PHIA and HIV Prevalence

HIV prevalence, or the percentage of people living with HIV, was measured for adults and children, and is similar to 2010 estimates. In addition to validating what has only been predicted previously in models, the surveys also provide new information, including the first measurements of pediatric HIV prevalence in Malawi and Zambia.

  • In Zimbabwe, prevalence among adults ages 15 to 64 is 14.6 percent, and is 1.6 percent among children ages 0 to 14.
  • In Malawi, prevalence among adults ages 15 to 64 is 10.6 percent, and is 1.6 percent among children ages 0 to 14.
  • In Zambia, prevalence among adults ages 15 to 59 is 12.3 percent, and is 1.3 percent among children ages 0 to 14.

These three countries continue to bear a substantial HIV burden, however, with prevalence stabilizing, the PHIA survey results suggest that people living with HIV are living longer thanks to effective and accessible treatment.

PHIA and Viral Load Suppression

The survey also conducted viral load testing for HIV-positive participants, which measures the number of HIV particles in a milliliter of blood to assess the effectiveness of antiretroviral therapy (ART). Viral load suppression (VLS) is a measure of well-controlled HIV infection. Among HIV-positive adults in the first three PHIA countries, prevalence of VLS was:

  • 60.4 percent for those ages 15 to 64 in Zimbabwe
  • 67.6 percent among those ages 15 to 64 in Malawi
  • 59.8 percent among those ages 15 to 59 in Zambia

“It is heartening to see the impressive viral suppression noted in the three countries among those on treatment,” said Dr. Wafaa El-Sadr, director of ICAP. “ Viral suppression is critical for the well-being of people living with HIV and for preventing HIV transmission to others.”

PHIA and 90-90-90

Preliminary PHIA data show that Zimbabwe, Malawi, and Zambia have made great strides in responding to their HIV epidemics. While increases in testing are needed to ensure that all people living with HIV know their status, the PHIA results show that Zimbabwe, Malawi, and Zambia are close to achieving the global targets for, treatment, and VLS.

  • 74.2 percent of PLHIV ages 15 to 64 in Zimbabwe report knowing their status, 86.8 percent of those individuals self-report being on ART, and 86.5 percent of that group are virally suppressed
  • 72.7 percent of PLHIV ages 15 to 64 in Malawi report knowing their status, 88.6 percent of those individuals self-report being on ART, and 90.8 percent of that group are virally suppressed
  • 67.3 percent of PLHIV ages 15 to 59 in Zambia report knowing their status, 85.4 percent of those individuals self-report being on ART, and 89.2 percent of that group are virally suppressed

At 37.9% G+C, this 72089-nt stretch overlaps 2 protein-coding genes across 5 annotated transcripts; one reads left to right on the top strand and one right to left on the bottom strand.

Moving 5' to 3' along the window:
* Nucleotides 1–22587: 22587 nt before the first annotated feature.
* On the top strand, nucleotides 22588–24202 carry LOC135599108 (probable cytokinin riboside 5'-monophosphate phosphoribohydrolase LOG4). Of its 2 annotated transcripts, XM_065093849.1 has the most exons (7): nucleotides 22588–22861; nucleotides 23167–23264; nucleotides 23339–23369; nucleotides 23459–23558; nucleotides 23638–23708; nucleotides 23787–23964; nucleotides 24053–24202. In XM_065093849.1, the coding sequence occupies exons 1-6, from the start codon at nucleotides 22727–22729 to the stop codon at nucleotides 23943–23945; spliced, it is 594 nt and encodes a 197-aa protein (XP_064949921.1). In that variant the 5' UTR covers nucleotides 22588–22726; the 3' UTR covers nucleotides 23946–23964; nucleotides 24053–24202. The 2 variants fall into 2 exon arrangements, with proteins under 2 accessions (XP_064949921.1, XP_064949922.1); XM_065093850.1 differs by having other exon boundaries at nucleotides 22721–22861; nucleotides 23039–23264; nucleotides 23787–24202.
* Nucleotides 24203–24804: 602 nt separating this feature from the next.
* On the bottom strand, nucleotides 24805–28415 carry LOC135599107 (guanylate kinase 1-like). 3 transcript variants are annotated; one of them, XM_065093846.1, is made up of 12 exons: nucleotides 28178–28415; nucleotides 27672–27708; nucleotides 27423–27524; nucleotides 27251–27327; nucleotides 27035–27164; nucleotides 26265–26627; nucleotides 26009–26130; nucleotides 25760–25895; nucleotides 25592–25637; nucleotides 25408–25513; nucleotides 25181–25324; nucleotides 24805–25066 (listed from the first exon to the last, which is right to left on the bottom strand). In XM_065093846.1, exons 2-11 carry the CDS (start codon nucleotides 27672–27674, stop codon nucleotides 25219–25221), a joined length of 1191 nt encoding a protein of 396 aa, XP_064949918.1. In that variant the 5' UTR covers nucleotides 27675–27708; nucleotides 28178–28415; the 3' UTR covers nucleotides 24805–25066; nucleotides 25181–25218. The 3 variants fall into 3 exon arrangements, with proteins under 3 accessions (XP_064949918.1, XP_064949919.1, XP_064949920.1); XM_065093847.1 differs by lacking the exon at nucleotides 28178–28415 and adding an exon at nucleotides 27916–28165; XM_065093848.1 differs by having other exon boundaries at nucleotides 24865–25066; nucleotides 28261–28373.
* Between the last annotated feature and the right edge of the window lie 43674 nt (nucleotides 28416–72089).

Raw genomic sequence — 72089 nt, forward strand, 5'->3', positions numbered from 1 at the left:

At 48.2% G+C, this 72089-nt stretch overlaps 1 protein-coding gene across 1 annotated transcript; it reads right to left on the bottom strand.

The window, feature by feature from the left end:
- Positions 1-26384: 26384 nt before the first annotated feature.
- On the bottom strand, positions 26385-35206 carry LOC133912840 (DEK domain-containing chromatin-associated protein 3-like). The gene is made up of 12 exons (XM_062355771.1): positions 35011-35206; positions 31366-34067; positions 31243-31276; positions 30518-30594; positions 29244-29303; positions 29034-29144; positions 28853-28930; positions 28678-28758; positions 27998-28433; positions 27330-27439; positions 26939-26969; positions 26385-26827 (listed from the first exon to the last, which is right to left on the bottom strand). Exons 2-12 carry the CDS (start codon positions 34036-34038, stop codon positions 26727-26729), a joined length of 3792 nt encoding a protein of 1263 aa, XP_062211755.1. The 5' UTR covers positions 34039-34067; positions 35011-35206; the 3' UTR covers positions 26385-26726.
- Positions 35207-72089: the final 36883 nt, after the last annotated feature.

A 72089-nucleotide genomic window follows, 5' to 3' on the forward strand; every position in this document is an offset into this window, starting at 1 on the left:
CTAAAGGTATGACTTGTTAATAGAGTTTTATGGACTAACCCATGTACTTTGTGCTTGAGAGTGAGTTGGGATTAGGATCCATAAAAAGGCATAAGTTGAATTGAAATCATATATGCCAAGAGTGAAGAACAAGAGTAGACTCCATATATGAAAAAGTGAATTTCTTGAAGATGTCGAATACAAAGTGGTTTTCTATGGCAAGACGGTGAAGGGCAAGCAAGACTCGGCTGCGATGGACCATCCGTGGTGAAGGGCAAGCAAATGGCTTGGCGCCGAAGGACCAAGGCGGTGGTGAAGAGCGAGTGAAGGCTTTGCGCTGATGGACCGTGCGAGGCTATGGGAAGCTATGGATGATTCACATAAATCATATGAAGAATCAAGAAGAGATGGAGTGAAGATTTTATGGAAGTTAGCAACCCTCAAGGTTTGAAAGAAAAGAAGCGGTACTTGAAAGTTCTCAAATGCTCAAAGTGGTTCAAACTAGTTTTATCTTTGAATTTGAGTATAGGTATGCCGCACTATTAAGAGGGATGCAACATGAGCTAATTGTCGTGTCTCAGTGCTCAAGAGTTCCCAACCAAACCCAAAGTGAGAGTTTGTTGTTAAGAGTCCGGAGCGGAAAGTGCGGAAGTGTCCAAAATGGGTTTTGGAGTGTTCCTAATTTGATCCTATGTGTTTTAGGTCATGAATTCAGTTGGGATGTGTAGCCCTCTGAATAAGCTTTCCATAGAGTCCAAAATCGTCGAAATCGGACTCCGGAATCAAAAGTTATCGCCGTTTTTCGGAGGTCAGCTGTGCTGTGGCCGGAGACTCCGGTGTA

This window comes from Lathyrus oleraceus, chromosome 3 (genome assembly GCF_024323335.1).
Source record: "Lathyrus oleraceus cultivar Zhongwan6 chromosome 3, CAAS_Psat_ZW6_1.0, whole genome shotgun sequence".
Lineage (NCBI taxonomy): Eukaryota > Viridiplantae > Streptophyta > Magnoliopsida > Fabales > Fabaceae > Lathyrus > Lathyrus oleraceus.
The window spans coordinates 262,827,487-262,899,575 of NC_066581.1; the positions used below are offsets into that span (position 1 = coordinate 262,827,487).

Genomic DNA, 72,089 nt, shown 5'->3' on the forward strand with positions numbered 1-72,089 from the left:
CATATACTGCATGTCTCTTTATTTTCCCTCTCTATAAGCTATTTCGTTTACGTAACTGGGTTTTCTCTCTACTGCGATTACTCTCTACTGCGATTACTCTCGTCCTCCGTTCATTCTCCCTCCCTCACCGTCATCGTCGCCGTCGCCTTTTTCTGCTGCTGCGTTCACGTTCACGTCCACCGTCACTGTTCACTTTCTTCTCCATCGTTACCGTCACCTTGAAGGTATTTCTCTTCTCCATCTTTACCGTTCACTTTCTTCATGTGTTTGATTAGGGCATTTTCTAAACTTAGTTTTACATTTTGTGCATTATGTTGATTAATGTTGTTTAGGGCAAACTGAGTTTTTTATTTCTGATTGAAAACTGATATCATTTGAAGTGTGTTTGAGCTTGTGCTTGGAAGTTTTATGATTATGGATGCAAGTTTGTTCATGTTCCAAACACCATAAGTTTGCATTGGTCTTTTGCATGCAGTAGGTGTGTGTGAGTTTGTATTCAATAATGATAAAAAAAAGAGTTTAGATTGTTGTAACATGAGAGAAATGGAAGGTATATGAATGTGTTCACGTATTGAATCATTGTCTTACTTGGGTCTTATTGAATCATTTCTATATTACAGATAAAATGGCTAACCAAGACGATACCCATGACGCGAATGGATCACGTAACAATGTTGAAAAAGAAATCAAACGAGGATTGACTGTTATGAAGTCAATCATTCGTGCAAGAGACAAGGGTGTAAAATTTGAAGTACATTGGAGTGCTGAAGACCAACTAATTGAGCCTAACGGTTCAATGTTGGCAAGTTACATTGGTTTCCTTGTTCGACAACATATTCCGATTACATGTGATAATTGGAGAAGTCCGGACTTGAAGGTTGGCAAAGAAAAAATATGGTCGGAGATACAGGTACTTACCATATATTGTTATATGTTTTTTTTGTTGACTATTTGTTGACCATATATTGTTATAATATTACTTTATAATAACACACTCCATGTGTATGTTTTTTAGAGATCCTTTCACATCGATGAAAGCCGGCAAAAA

“These data suggest that, in the areas surveyed, we are making encouraging progress towards global targets for people on HIV treatment and virally suppressed. And although we’ve made great strides, these findings indicate we still need to do more to help ensure people living with HIV are reached with life-saving services,” said Dr. Hader of the CDC.

Looking Forward

The PHIA data offer critical evidence to inform global and national HIV programs and investments in order for progress to be sustained and built upon. However, achieving this will require continued expansion of HIV treatment programs and increased testing for all people, especially men and young women.

“Importantly, the PHIA surveys clearly point to what still needs to be done, who we need to reach, and where we must focus our efforts, in order to build on these achievements,” Ambassador Birx added. “The findings will guide an effective response to the epidemic.”

From Arm to Freezer: PHIA Project Laboratory Network Supports Ambitious HIV Testing Targets

How can a large public health survey in sub-Saharan Africa collect blood samples efficiently? Is it possible to perform sophisticated lab tests in people’s homes? What is the best way to transport samples collected from remote locations? The Population-based HIV Impact Assessment (PHIA) Project, which relies on laboratory testing of blood samples as a core component, is providing answers to these questions. Led by ICAP at Columbia University, the PHIA surveys will assess the HIV epidemic in 13 select countries located primarily in sub-Saharan Africa. Fieldwork is nearly complete in three countries, with ten more national surveys to follow over the next two to three years. The surveys depend on well-trained staff and sufficient laboratory infrastructure to collect, test, and transport blood from individuals in approximately 15,000 households in each country.

Conducted in partnership with ministries of health and the Centers for Disease Control and Prevention (CDC), with support from the U.S. President’s Emergency Plan for AIDS Relief (PEPFAR), the PHIA Project draws on the expertise of ICAP and its partners for all aspects of its laboratory activities, from facility selection to staff training, laboratory setup, and quality assurance. Critical support in these areas has come from the CDC’s International Laboratory Branch, which builds sustainable laboratory capacity in PEPFAR-supported countries.

Currently, throughout Zimbabwe, Malawi, and Zambia, PHIA survey teams are visiting thousands of households to collect blood samples and perform rapid HIV tests, point-of-care CD4 tests, and in some countries, hepatitis B and syphilis rapid tests. While many other population-based surveys have collected a few drops of blood through a finger prick, the PHIA surveys collect two test tubes of blood from a vein in order to have both whole blood and plasma for testing. Participants receive test results within minutes, in the privacy of their homes. But that is not the final stop for each blood sample.